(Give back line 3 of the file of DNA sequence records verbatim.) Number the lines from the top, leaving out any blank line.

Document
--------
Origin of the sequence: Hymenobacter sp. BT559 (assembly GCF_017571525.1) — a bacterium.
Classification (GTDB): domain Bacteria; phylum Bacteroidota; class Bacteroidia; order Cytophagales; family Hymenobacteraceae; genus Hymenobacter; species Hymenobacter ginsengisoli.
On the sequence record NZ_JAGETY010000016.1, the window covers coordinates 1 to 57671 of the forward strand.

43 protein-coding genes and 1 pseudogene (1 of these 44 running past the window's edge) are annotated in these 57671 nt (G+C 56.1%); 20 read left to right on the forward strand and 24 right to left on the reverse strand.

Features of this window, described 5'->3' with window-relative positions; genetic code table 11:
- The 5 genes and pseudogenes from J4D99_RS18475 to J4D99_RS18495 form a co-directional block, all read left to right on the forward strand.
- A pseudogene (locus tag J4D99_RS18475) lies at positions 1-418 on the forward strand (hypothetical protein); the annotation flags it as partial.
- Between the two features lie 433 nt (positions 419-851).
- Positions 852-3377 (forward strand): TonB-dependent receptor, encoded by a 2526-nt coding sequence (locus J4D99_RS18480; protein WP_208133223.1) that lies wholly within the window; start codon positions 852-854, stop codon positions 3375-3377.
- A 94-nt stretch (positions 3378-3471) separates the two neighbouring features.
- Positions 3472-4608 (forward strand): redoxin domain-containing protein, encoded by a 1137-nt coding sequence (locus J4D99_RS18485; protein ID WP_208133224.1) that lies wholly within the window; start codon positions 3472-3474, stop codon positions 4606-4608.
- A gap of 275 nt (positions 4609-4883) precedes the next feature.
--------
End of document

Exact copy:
On the sequence record NZ_JAGETY010000016.1, the window covers coordinates 1 to 57671 of the forward strand.